5 Questions To Ask Yourself When You’re Feeling Stuck [Beginner’s Plateau]

Feeling stuck or stagnant in your language journey? Here are 5 questions to ask yourself before you strategize to overcome a beginner’s plateau.

  1. Can I read all of the kana characters?

Pronunciation is the only part of the language that I think you should learn before or at the same time as kana. If you’re a beginner, then you should be prioritize complete memorization of all kana characters. Strive to be capable of reading/writing them all and recognizing them quickly. Don’t procrastinate by distracting yourself with grammar and vocabulary!

  1. Can I count past 999,999 and tell time?

Let’s be honest. Learning to count to 100 is very easy. Learning to count to 9,999 is equally simple. Learning to count to 999,999 is only hard for the first few weeks that you adjust to the way that numbers in the 10-thousands are combined with those below. But do you know how to say 1-million in Japanese?! Hint: it’s much easier than you think. 

You should also know how to tell time fluently- both minutes and hours. That’s right, I know you were patting yourself on the back for memorizing いちじ to じゅういちじ and slapping a はん on the back! That’s still a reasonable and good accomplishment! However, it’s time to get into the mode of learning Japanese counters, starting with time!

Lastly, you should practice reading and understanding numbers spoken at a natural pace! 

  1. Can I describe the current weather and forecast?

Small talk often takes us a long way. It’s the perfect ice-breaker around new people and could lead to meaningful connections. So, what better small talk than the weather? Can you describe your feelings toward the weather, details of the forecast, and different kinds of weather disasters?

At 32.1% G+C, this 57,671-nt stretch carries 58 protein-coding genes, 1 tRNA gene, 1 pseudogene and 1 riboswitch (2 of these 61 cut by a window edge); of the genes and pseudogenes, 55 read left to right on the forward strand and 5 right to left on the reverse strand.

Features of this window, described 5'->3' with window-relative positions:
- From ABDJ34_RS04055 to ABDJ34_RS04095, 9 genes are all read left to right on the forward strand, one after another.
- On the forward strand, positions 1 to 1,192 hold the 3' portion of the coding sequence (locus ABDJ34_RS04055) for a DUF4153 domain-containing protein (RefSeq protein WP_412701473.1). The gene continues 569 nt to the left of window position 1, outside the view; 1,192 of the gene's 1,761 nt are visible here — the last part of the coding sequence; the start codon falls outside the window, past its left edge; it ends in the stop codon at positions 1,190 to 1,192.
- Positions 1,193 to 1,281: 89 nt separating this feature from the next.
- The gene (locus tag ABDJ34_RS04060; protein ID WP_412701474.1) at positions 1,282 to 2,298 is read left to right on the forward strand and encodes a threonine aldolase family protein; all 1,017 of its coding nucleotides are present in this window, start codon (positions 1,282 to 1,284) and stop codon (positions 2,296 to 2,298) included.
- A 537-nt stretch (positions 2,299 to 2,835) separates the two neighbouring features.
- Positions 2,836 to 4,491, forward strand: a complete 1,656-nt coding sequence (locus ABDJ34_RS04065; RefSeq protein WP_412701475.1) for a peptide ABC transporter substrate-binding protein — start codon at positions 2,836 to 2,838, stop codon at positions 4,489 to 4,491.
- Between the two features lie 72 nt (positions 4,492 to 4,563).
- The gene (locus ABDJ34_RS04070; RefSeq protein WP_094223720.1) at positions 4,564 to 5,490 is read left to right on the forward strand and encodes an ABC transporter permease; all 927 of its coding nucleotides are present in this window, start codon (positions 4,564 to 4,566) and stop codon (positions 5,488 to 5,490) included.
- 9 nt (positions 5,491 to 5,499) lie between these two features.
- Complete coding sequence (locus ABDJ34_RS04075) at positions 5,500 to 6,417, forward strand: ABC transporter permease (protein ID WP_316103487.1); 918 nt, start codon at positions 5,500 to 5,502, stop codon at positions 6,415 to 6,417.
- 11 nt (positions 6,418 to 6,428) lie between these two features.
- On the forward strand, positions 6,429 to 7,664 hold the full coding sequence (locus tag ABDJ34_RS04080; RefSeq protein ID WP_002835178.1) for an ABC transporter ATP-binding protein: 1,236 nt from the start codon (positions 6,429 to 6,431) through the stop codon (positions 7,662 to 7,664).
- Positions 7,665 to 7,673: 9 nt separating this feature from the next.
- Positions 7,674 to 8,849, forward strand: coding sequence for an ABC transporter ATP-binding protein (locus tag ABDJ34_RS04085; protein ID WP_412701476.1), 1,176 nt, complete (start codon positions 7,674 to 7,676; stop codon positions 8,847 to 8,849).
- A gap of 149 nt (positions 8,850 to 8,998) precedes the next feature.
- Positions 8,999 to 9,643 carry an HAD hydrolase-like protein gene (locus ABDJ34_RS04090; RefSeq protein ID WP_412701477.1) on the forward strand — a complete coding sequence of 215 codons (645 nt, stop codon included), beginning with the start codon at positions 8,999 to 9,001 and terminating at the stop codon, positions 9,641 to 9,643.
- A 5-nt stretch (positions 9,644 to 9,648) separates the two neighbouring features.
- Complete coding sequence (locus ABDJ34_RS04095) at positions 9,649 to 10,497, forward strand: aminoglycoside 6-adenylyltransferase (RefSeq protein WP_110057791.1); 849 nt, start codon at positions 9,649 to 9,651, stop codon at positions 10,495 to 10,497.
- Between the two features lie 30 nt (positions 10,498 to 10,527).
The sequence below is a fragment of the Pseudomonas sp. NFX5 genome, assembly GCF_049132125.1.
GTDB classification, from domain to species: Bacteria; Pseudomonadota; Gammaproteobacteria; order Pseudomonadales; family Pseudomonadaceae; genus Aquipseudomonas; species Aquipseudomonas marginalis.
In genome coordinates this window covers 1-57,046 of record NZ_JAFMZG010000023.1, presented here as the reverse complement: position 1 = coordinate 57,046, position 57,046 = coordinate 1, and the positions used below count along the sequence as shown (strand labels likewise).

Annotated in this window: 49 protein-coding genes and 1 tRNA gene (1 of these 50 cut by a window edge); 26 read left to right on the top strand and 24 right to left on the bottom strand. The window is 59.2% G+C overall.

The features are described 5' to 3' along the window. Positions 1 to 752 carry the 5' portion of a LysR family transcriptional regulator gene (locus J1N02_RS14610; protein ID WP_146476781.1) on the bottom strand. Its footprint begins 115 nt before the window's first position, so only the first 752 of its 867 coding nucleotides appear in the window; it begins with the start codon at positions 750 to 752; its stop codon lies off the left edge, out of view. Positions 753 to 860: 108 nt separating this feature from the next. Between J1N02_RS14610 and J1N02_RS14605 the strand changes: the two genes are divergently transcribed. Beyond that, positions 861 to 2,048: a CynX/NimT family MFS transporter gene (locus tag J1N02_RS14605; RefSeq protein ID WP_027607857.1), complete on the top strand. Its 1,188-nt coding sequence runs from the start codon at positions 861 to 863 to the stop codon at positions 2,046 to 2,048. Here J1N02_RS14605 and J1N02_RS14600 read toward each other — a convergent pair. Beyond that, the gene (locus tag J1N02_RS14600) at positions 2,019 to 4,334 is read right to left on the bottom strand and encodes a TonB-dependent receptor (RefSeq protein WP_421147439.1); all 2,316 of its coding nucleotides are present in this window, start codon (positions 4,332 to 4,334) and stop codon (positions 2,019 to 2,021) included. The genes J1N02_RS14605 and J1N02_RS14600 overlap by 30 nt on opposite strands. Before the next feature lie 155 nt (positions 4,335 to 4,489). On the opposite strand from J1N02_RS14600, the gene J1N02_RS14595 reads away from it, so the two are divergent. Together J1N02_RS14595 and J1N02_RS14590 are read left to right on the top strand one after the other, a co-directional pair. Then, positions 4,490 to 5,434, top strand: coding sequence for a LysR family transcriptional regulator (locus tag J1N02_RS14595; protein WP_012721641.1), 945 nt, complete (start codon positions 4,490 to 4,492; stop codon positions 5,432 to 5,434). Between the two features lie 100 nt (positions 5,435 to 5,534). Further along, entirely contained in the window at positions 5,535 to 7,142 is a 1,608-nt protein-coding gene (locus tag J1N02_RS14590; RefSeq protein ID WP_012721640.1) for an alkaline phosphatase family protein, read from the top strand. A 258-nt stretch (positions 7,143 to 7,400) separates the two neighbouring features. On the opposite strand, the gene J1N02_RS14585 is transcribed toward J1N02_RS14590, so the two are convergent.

1. Can I give and understand directions (to and from somewhere)?

So you’ve mastered kana and can count backwards from 1,000 like a pro. You can even tell me all about how this humidity is smothering you like a loaded baked potato. Speaking of baked potatoes, could you offer me some nihongo directions to the nearest place to purchase one? 

  1. Do I know the 1,000 most common words (in general) in Japanese?

Someone somewhere had the idea to compile 1,000 words that are used in day-to-day situations. This doesn’t mean that they are words that you’ll hear every day, but these words are likely to come up numerous times per year. From describing your commute to work or school, to discussing your particular interests in a sport, these foundational vocabulary words will take you from your plateau to the next level. 

You can find a list of these words anywhere on the internet, including my recommended resource list here

And that’s it for now! Good luck on your journey!

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